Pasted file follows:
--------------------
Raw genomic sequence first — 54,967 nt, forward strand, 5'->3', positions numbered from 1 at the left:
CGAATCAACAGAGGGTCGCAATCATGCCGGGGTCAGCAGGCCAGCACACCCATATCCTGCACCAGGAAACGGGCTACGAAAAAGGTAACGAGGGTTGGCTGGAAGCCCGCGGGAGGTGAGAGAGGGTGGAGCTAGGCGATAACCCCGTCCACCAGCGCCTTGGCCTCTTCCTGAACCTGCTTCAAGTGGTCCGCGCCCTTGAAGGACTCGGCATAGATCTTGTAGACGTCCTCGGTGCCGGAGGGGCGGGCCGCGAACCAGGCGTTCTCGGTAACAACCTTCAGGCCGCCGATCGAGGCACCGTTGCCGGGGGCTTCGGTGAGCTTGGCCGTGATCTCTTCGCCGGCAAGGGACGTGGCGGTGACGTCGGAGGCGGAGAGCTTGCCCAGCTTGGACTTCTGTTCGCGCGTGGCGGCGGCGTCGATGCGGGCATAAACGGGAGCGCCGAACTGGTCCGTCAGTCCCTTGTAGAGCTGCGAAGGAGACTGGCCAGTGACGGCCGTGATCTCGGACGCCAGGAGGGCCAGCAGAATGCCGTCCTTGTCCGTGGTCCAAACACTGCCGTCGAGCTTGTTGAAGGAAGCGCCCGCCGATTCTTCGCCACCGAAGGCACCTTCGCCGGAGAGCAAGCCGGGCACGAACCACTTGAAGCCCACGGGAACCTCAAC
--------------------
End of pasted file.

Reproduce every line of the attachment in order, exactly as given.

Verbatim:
Raw genomic sequence first — 54,967 nt, forward strand, 5'->3', positions numbered from 1 at the left:
CGAATCAACAGAGGGTCGCAATCATGCCGGGGTCAGCAGGCCAGCACACCCATATCCTGCACCAGGAAACGGGCTACGAAAAAGGTAACGAGGGTTGGCTGGAAGCCCGCGGGAGGTGAGAGAGGGTGGAGCTAGGCGATAACCCCGTCCACCAGCGCCTTGGCCTCTTCCTGAACCTGCTTCAAGTGGTCCGCGCCCTTGAAGGACTCGGCATAGATCTTGTAGACGTCCTCGGTGCCGGAGGGGCGGGCCGCGAACCAGGCGTTCTCGGTAACAACCTTCAGGCCGCCGATCGAGGCACCGTTGCCGGGGGCTTCGGTGAGCTTGGCCGTGATCTCTTCGCCGGCAAGGGACGTGGCGGTGACGTCGGAGGCGGAGAGCTTGCCCAGCTTGGACTTCTGTTCGCGCGTGGCGGCGGCGTCGATGCGGGCATAAACGGGAGCGCCGAACTGGTCCGTCAGTCCCTTGTAGAGCTGCGAAGGAGACTGGCCAGTGACGGCCGTGATCTCGGACGCCAGGAGGGCCAGCAGAATGCCGTCCTTGTCCGTGGTCCAAACACTGCCGTCGAGCTTGTTGAAGGAAGCGCCCGCCGATTCTTCGCCACCGAAGGCACCTTCGCCGGAGAGCAAGCCGGGCACGAACCACTTGAAGCCCACGGGAACCTCAAC